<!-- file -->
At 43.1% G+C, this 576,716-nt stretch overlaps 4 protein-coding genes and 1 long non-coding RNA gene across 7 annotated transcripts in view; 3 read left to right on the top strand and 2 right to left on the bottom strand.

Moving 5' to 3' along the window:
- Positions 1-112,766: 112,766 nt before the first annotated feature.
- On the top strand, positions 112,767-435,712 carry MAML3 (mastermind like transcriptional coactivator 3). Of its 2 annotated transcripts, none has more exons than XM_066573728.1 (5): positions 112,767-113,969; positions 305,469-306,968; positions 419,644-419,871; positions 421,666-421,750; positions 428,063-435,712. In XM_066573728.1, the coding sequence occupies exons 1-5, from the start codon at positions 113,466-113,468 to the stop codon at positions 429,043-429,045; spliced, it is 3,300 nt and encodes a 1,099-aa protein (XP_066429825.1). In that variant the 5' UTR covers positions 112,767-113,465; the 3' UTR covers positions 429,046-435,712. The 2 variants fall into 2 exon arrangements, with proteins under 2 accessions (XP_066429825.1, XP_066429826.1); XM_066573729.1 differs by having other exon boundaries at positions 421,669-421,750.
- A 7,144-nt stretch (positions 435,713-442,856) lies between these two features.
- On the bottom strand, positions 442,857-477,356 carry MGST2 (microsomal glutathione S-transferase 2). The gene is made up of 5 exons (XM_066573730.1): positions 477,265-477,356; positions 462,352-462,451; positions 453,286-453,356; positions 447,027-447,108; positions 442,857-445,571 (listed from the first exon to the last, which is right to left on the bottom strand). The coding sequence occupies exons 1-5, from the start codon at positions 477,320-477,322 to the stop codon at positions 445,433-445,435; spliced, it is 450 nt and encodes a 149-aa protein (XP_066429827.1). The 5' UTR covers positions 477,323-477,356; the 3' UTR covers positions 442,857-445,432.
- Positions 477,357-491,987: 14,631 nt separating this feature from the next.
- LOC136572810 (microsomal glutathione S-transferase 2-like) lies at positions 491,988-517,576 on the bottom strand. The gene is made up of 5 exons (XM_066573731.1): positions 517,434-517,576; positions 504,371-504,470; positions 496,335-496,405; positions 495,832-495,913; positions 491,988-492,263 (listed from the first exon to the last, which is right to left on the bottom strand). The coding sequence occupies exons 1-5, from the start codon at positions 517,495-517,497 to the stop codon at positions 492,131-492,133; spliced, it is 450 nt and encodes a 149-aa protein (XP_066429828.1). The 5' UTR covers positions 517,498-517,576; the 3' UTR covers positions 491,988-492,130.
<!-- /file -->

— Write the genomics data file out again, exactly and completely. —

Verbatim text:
At 43.1% G+C, this 576,716-nt stretch overlaps 4 protein-coding genes and 1 long non-coding RNA gene across 7 annotated transcripts in view; 3 read left to right on the top strand and 2 right to left on the bottom strand.

Moving 5' to 3' along the window:
- Positions 1-112,766: 112,766 nt before the first annotated feature.
- On the top strand, positions 112,767-435,712 carry MAML3 (mastermind like transcriptional coactivator 3). Of its 2 annotated transcripts, none has more exons than XM_066573728.1 (5): positions 112,767-113,969; positions 305,469-306,968; positions 419,644-419,871; positions 421,666-421,750; positions 428,063-435,712. In XM_066573728.1, the coding sequence occupies exons 1-5, from the start codon at positions 113,466-113,468 to the stop codon at positions 429,043-429,045; spliced, it is 3,300 nt and encodes a 1,099-aa protein (XP_066429825.1). In that variant the 5' UTR covers positions 112,767-113,465; the 3' UTR covers positions 429,046-435,712. The 2 variants fall into 2 exon arrangements, with proteins under 2 accessions (XP_066429825.1, XP_066429826.1); XM_066573729.1 differs by having other exon boundaries at positions 421,669-421,750.
- A 7,144-nt stretch (positions 435,713-442,856) lies between these two features.
- On the bottom strand, positions 442,857-477,356 carry MGST2 (microsomal glutathione S-transferase 2). The gene is made up of 5 exons (XM_066573730.1): positions 477,265-477,356; positions 462,352-462,451; positions 453,286-453,356; positions 447,027-447,108; positions 442,857-445,571 (listed from the first exon to the last, which is right to left on the bottom strand). The coding sequence occupies exons 1-5, from the start codon at positions 477,320-477,322 to the stop codon at positions 445,433-445,435; spliced, it is 450 nt and encodes a 149-aa protein (XP_066429827.1). The 5' UTR covers positions 477,323-477,356; the 3' UTR covers positions 442,857-445,432.
- Positions 477,357-491,987: 14,631 nt separating this feature from the next.
- LOC136572810 (microsomal glutathione S-transferase 2-like) lies at positions 491,988-517,576 on the bottom strand. The gene is made up of 5 exons (XM_066573731.1): positions 517,434-517,576; positions 504,371-504,470; positions 496,335-496,405; positions 495,832-495,913; positions 491,988-492,263 (listed from the first exon to the last, which is right to left on the bottom strand). The coding sequence occupies exons 1-5, from the start codon at positions 517,495-517,497 to the stop codon at positions 492,131-492,133; spliced, it is 450 nt and encodes a 149-aa protein (XP_066429828.1). The 5' UTR covers positions 517,498-517,576; the 3' UTR covers positions 491,988-492,130.